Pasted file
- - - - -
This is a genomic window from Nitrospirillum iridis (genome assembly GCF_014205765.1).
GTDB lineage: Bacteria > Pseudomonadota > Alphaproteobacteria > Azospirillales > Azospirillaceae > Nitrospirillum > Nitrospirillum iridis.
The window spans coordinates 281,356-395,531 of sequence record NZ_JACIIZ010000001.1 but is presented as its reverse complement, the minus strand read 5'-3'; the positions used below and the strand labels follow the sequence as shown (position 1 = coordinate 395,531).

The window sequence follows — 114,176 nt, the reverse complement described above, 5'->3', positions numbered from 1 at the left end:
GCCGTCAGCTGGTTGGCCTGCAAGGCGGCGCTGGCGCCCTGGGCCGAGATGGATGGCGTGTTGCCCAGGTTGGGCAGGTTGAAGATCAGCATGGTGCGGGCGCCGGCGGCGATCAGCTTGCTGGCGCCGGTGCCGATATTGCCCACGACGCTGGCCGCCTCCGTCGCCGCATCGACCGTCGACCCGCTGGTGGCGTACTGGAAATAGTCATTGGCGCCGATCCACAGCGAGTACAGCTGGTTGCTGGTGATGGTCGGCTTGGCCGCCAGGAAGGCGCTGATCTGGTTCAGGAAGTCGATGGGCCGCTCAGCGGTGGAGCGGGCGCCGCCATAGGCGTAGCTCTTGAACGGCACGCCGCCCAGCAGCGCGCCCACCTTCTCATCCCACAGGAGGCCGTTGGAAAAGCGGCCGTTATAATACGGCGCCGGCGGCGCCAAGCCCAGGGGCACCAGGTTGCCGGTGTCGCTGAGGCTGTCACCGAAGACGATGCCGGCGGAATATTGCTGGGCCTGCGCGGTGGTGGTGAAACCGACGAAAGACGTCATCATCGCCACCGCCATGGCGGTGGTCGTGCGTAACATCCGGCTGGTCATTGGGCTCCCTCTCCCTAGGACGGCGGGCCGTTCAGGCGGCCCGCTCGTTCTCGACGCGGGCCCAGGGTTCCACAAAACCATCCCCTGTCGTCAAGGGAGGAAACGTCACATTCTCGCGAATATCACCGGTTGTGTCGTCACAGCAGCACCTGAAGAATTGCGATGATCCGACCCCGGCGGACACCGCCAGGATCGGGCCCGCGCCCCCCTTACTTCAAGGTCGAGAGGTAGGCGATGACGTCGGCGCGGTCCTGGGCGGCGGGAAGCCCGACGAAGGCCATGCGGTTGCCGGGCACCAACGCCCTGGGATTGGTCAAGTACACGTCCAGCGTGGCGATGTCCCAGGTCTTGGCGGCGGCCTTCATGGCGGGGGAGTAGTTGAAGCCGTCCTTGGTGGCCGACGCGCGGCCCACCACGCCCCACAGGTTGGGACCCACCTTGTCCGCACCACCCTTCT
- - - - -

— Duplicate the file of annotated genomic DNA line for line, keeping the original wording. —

This is a genomic window from Nitrospirillum iridis (genome assembly GCF_014205765.1).
GTDB lineage: Bacteria > Pseudomonadota > Alphaproteobacteria > Azospirillales > Azospirillaceae > Nitrospirillum > Nitrospirillum iridis.
The window spans coordinates 281,356-395,531 of sequence record NZ_JACIIZ010000001.1 but is presented as its reverse complement, the minus strand read 5'-3'; the positions used below and the strand labels follow the sequence as shown (position 1 = coordinate 395,531).

The window sequence follows — 114,176 nt, the reverse complement described above, 5'->3', positions numbered from 1 at the left end:
GCCGTCAGCTGGTTGGCCTGCAAGGCGGCGCTGGCGCCCTGGGCCGAGATGGATGGCGTGTTGCCCAGGTTGGGCAGGTTGAAGATCAGCATGGTGCGGGCGCCGGCGGCGATCAGCTTGCTGGCGCCGGTGCCGATATTGCCCACGACGCTGGCCGCCTCCGTCGCCGCATCGACCGTCGACCCGCTGGTGGCGTACTGGAAATAGTCATTGGCGCCGATCCACAGCGAGTACAGCTGGTTGCTGGTGATGGTCGGCTTGGCCGCCAGGAAGGCGCTGATCTGGTTCAGGAAGTCGATGGGCCGCTCAGCGGTGGAGCGGGCGCCGCCATAGGCGTAGCTCTTGAACGGCACGCCGCCCAGCAGCGCGCCCACCTTCTCATCCCACAGGAGGCCGTTGGAAAAGCGGCCGTTATAATACGGCGCCGGCGGCGCCAAGCCCAGGGGCACCAGGTTGCCGGTGTCGCTGAGGCTGTCACCGAAGACGATGCCGGCGGAATATTGCTGGGCCTGCGCGGTGGTGGTGAAACCGACGAAAGACGTCATCATCGCCACCGCCATGGCGGTGGTCGTGCGTAACATCCGGCTGGTCATTGGGCTCCCTCTCCCTAGGACGGCGGGCCGTTCAGGCGGCCCGCTCGTTCTCGACGCGGGCCCAGGGTTCCACAAAACCATCCCCTGTCGTCAAGGGAGGAAACGTCACATTCTCGCGAATATCACCGGTTGTGTCGTCACAGCAGCACCTGAAGAATTGCGATGATCCGACCCCGGCGGACACCGCCAGGATCGGGCCCGCGCCCCCCTTACTTCAAGGTCGAGAGGTAGGCGATGACGTCGGCGCGGTCCTGGGCGGCGGGAAGCCCGACGAAGGCCATGCGGTTGCCGGGCACCAACGCCCTGGGATTGGTCAAGTACACGTCCAGCGTGGCGATGTCCCAGGTCTTGGCGGCGGCCTTCATGGCGGGGGAGTAGTTGAAGCCGTCCTTGGTGGCCGACGCGCGGCCCACCACGCCCCACAGGTTGGGACCCACCTTGTCCGCACCACCCTTCT